If a big five test asks more questions about assertiveness than about thrill seeking then an assertive person can be expected to get a higher score for extraversion on that test than on a test that weights both facets equally. Some tests present their results as percentiles. Rather than giving you your raw scores (e.g. where a person who gives a 5/5 answer on all 24 questions relating to a trait and so scores 120pts for that trait (24 x 5)) these tests take those scores and tell you where you score in relation to a population. So if your score for a trait is 20/100 but this score is lower than 90% of other test takers but higher than 10% of others then the score that this test gives you will be 10% not 20%. Although you scored 20% on the raw scale, you scored in the 10th percentile for that trait. This raises the question of the source of the sample against which your scores are being measured. Which country are they from? What is the sex balance? Is it a representation of a general population or just a representation of the highly self-selecting group of individuals who like to fill out personality tests? The answers to these questions are usually not supplied on the test website and it is probably best, all things considered, to simply take the results at face value. If however you have taken numerous tests and find that one site gives you a radically different score for a trait than all the other tests then it might be reasonable to assume that that test is unreliable.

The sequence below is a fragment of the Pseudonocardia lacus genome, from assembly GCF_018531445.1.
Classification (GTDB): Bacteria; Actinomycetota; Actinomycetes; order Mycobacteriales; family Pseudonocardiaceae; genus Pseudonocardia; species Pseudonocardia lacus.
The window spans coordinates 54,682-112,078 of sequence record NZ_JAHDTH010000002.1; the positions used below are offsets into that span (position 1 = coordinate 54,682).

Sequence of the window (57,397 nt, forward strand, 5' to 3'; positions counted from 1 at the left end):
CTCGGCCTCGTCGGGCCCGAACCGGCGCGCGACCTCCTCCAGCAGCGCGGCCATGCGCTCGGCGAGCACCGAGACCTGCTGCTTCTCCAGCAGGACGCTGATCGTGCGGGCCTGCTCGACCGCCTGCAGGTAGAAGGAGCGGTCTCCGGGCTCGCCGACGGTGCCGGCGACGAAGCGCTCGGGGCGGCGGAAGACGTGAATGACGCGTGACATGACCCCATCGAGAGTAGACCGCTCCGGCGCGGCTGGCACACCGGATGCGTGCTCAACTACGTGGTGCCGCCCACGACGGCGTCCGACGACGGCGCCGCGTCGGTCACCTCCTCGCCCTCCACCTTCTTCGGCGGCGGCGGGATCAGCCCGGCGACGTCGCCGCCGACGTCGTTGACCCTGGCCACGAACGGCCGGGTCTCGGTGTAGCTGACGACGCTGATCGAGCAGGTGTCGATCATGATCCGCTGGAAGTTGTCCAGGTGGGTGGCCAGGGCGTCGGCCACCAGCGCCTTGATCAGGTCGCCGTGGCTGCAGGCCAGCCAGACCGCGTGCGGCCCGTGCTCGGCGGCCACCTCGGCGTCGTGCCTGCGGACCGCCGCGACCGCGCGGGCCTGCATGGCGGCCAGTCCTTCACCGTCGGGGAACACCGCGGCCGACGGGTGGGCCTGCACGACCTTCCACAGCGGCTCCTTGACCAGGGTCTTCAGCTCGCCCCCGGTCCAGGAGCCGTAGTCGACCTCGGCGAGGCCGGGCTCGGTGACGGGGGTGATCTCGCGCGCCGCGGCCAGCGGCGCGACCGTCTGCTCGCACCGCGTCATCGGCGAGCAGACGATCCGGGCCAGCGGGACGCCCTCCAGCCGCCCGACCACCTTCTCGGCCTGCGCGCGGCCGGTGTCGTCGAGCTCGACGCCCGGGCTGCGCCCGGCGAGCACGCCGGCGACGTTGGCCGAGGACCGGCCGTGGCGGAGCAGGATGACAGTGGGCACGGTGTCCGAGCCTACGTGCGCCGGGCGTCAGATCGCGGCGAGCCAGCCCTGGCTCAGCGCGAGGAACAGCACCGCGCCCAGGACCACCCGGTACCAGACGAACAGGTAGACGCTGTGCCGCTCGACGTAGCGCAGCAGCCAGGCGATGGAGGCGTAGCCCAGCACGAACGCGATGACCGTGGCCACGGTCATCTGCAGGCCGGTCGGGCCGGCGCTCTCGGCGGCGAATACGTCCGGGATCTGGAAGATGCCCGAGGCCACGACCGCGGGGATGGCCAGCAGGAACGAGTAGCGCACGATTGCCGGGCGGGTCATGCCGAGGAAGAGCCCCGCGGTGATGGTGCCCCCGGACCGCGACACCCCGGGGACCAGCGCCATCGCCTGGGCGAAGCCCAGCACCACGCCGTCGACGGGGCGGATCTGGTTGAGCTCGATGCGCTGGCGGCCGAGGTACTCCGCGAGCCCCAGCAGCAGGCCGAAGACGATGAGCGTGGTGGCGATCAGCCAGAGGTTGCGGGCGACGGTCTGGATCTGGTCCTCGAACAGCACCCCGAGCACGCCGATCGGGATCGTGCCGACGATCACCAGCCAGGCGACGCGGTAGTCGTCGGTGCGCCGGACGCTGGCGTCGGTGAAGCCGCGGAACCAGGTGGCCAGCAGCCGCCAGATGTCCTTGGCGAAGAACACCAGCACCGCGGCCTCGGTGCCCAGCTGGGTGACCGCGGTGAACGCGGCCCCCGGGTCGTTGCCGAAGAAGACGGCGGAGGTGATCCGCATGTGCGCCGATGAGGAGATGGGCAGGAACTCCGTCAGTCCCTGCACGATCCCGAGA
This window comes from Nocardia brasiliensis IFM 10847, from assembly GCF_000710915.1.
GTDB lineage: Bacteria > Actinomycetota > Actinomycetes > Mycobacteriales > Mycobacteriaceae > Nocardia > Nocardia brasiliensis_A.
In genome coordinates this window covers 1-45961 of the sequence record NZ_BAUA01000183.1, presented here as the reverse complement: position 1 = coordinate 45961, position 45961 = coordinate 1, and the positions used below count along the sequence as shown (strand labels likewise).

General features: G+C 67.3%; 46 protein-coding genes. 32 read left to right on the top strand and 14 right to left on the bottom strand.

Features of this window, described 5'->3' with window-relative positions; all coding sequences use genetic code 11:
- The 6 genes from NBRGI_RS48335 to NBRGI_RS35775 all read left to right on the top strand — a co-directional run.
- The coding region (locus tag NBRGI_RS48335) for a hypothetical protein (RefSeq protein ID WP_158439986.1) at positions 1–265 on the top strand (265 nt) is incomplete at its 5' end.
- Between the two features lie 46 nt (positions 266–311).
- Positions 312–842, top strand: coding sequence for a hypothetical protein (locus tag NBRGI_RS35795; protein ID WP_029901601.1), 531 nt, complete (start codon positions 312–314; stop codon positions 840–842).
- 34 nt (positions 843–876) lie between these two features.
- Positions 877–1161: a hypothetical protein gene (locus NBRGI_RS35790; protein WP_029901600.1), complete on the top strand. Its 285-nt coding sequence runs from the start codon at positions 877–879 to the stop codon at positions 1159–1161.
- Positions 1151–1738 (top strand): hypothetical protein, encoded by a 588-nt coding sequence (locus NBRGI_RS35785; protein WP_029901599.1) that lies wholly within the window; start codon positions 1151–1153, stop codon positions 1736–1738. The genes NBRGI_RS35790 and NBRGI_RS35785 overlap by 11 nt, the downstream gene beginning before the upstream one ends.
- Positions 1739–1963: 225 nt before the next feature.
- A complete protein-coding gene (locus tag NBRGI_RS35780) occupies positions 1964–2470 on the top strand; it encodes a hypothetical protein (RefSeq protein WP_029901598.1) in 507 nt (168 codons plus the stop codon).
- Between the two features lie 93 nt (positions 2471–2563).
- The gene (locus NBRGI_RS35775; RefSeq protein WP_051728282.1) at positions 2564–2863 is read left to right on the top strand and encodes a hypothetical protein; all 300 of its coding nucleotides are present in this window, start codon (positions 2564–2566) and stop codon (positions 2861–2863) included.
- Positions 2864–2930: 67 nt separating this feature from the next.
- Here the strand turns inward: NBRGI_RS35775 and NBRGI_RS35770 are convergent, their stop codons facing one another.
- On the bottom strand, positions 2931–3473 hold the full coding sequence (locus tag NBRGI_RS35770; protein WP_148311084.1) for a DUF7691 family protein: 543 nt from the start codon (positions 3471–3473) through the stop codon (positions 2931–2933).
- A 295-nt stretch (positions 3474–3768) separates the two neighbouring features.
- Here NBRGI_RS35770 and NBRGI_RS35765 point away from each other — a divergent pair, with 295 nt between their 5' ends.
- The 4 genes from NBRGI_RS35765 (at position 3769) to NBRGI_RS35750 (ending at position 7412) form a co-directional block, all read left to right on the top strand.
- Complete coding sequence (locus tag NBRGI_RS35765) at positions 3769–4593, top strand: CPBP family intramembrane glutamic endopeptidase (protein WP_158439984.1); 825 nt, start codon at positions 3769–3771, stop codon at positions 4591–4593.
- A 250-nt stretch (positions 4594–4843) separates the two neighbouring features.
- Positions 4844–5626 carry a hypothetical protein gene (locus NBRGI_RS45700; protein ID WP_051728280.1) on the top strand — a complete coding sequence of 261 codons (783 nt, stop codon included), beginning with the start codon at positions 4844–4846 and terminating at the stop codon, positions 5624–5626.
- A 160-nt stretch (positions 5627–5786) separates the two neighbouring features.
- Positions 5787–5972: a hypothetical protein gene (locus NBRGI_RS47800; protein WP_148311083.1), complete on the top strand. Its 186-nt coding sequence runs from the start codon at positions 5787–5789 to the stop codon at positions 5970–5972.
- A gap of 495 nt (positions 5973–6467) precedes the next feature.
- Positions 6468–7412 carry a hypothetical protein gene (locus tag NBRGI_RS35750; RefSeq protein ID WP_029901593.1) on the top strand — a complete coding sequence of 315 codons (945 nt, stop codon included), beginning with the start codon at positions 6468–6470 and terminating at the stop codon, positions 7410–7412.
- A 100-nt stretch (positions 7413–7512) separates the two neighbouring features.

As well as the tests measuring you differently, there also exists the issue of giving different responses on different days. If a person is in a particularly apathetic mood when they take a test they may opt for lots of middling, "Neither agree nor disagree" answers, whereas on another day they may feel more conviction.

Calculating Averages

So how do we adjust for these variations and inconsistencies in our test results? We may be tempted to figure out which test is the most reliable and just use that result but this is not easy to do and still does not solve the problem of the same person giving different answers on different days. The simplest answer is to take lots of tests and work out the average scores.